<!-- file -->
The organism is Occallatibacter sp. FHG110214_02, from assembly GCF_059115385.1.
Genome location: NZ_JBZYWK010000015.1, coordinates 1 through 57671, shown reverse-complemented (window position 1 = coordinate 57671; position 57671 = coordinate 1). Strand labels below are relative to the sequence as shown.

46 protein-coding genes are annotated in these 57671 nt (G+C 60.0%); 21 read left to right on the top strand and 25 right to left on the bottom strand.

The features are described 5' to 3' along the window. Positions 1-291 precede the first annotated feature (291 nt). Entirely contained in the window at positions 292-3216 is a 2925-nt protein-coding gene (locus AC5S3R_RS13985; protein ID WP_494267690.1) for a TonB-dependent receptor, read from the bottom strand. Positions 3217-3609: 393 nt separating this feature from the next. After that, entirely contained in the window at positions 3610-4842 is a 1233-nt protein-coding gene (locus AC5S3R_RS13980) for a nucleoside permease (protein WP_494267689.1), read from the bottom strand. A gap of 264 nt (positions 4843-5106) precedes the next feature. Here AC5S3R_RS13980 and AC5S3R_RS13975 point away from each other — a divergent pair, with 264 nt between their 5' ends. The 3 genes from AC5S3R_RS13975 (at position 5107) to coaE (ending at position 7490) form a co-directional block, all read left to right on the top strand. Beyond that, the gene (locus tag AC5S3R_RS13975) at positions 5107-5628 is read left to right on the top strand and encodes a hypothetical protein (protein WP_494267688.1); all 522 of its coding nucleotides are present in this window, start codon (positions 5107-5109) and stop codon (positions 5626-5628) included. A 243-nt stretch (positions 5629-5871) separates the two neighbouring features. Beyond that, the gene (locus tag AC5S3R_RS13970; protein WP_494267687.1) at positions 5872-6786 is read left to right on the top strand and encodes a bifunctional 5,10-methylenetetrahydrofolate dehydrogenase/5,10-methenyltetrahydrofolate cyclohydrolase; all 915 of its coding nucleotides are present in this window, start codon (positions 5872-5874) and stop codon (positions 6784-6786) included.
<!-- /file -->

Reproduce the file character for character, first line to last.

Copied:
The organism is Occallatibacter sp. FHG110214_02, from assembly GCF_059115385.1.
Genome location: NZ_JBZYWK010000015.1, coordinates 1 through 57671, shown reverse-complemented (window position 1 = coordinate 57671; position 57671 = coordinate 1). Strand labels below are relative to the sequence as shown.

46 protein-coding genes are annotated in these 57671 nt (G+C 60.0%); 21 read left to right on the top strand and 25 right to left on the bottom strand.

The features are described 5' to 3' along the window. Positions 1-291 precede the first annotated feature (291 nt). Entirely contained in the window at positions 292-3216 is a 2925-nt protein-coding gene (locus AC5S3R_RS13985; protein ID WP_494267690.1) for a TonB-dependent receptor, read from the bottom strand. Positions 3217-3609: 393 nt separating this feature from the next. After that, entirely contained in the window at positions 3610-4842 is a 1233-nt protein-coding gene (locus AC5S3R_RS13980) for a nucleoside permease (protein WP_494267689.1), read from the bottom strand. A gap of 264 nt (positions 4843-5106) precedes the next feature. Here AC5S3R_RS13980 and AC5S3R_RS13975 point away from each other — a divergent pair, with 264 nt between their 5' ends. The 3 genes from AC5S3R_RS13975 (at position 5107) to coaE (ending at position 7490) form a co-directional block, all read left to right on the top strand. Beyond that, the gene (locus tag AC5S3R_RS13975) at positions 5107-5628 is read left to right on the top strand and encodes a hypothetical protein (protein WP_494267688.1); all 522 of its coding nucleotides are present in this window, start codon (positions 5107-5109) and stop codon (positions 5626-5628) included. A 243-nt stretch (positions 5629-5871) separates the two neighbouring features. Beyond that, the gene (locus tag AC5S3R_RS13970; protein WP_494267687.1) at positions 5872-6786 is read left to right on the top strand and encodes a bifunctional 5,10-methylenetetrahydrofolate dehydrogenase/5,10-methenyltetrahydrofolate cyclohydrolase; all 915 of its coding nucleotides are present in this window, start codon (positions 5872-5874) and stop codon (positions 6784-6786) included.